Sylvia Thornbush 2013

University of Edinburgh, UK

The changing styles of inscriptions on headstones in urban churchyards in three English cities between 1600 and 1902

The crudeness of crafting inscriptions on headstones declined in the late eighteenth century, even though some headstones were crafted using calligraphic inscriptions. This shift in styles reflected a change from a craft to an industry.  The use of varied inscription styles was meant to aid in differentiating the different types of text. However, the choice of font was also, to some extent, meant to match the shape and decorative motifs chosen for the headstone. In some cases, the type of stone used disallowed the use of more elaborate inscriptions due to its strength. The sites examined in this study are four churchyards in Oxford, one in Scarborough and three in York. The headstones in this study were photographed in 2007, 2009, and 2010 during the summer.  The examination of the variations of inscriptions on headstones in Oxford, York and Scarborough churchyards revealed some different trends.  For Oxford, the majority of headstones contain Gothic inscriptions for the introductions, Block Roman styles for the inscriptions for the names of the deceased and a variation of (Block) Roman, Italics and Gothic for the other inscriptions such as ‘who departed’ or ‘aged’.  For York, the trend lean towards less Gothic inscriptions for the introductions and mostly (Block) Roman inscriptions throughout.  Scarborough contains more of a variation of Gothic, Roman and Italics for the introduction and Roman styles throughout the headstone, with the exception of the name of the deceased, which is not always in Block Roman lettering as is evident in Oxford and York.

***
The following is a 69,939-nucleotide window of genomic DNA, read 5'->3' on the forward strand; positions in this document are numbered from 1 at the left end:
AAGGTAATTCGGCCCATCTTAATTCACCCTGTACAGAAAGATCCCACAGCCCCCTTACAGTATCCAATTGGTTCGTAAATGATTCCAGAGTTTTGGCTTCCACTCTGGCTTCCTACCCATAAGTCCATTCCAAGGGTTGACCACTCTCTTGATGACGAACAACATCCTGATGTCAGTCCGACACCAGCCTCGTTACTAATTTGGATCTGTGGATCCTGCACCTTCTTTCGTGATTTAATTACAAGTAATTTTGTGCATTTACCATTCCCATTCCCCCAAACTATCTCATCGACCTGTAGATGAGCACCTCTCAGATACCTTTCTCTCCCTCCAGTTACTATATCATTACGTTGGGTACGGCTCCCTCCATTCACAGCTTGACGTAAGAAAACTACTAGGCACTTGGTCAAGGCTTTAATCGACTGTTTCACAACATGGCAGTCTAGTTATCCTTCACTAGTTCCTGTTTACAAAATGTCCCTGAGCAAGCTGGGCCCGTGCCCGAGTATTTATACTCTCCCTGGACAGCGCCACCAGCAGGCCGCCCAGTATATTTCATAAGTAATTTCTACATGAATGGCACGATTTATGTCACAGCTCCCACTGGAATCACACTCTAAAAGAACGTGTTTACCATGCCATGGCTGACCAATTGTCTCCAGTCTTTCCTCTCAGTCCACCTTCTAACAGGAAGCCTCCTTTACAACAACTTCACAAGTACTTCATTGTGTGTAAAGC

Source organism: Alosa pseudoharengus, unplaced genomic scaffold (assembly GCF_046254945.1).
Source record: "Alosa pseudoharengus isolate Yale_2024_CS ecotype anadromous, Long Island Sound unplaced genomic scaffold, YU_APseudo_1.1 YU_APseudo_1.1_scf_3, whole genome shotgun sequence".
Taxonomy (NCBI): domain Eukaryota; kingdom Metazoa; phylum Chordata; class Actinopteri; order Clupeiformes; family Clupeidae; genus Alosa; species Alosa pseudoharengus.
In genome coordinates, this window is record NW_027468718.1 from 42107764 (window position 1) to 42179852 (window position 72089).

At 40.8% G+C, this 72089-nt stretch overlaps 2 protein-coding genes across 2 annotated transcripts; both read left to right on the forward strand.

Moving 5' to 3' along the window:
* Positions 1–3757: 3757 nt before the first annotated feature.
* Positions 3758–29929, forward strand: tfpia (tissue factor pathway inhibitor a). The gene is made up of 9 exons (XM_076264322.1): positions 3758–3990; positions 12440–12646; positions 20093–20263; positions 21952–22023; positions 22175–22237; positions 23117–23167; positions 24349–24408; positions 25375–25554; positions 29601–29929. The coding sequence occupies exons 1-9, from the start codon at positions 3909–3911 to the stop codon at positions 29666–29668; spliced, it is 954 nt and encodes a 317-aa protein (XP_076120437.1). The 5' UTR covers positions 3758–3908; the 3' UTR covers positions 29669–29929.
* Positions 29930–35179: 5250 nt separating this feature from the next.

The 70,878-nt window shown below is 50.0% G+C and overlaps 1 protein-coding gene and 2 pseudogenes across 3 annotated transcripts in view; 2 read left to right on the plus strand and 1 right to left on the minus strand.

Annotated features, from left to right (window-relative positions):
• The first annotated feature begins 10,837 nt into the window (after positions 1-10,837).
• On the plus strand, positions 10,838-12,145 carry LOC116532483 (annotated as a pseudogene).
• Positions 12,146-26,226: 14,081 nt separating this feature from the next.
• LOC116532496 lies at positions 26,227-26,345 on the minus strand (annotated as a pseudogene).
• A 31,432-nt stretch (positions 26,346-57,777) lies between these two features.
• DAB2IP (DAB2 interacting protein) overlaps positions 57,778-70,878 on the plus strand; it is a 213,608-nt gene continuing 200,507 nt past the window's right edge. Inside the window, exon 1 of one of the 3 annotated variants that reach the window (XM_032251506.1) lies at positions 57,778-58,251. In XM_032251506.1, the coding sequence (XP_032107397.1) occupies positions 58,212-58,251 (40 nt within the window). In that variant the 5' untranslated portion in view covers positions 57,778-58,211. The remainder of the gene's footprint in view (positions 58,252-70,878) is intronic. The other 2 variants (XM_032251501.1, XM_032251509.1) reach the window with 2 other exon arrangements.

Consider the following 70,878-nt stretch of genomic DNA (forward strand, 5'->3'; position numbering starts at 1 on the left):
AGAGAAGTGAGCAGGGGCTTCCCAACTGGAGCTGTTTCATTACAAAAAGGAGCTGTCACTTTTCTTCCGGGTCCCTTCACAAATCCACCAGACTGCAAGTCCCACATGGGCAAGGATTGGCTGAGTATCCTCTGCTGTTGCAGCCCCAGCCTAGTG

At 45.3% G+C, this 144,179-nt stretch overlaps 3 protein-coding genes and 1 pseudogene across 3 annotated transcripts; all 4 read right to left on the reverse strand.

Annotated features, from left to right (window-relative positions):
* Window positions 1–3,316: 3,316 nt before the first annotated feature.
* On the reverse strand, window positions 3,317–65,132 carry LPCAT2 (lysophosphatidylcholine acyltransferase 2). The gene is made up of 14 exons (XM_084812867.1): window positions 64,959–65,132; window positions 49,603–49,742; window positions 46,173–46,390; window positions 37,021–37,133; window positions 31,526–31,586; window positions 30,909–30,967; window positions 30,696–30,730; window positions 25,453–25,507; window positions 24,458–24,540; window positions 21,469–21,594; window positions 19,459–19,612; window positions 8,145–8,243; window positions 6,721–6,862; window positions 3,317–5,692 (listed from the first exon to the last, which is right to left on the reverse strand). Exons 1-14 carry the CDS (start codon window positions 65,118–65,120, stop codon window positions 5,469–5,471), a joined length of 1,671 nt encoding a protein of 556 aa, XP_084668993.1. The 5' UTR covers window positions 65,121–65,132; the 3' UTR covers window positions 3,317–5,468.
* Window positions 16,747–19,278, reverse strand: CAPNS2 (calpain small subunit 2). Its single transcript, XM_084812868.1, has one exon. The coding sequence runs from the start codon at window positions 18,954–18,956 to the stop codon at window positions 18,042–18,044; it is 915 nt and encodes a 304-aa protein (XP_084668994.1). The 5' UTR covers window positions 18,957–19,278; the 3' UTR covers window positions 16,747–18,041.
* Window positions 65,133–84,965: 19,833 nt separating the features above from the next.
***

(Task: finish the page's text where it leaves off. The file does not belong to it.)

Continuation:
The Cemetery Research Group runs two events a year: in May and in November. Follow the links and send in an abstract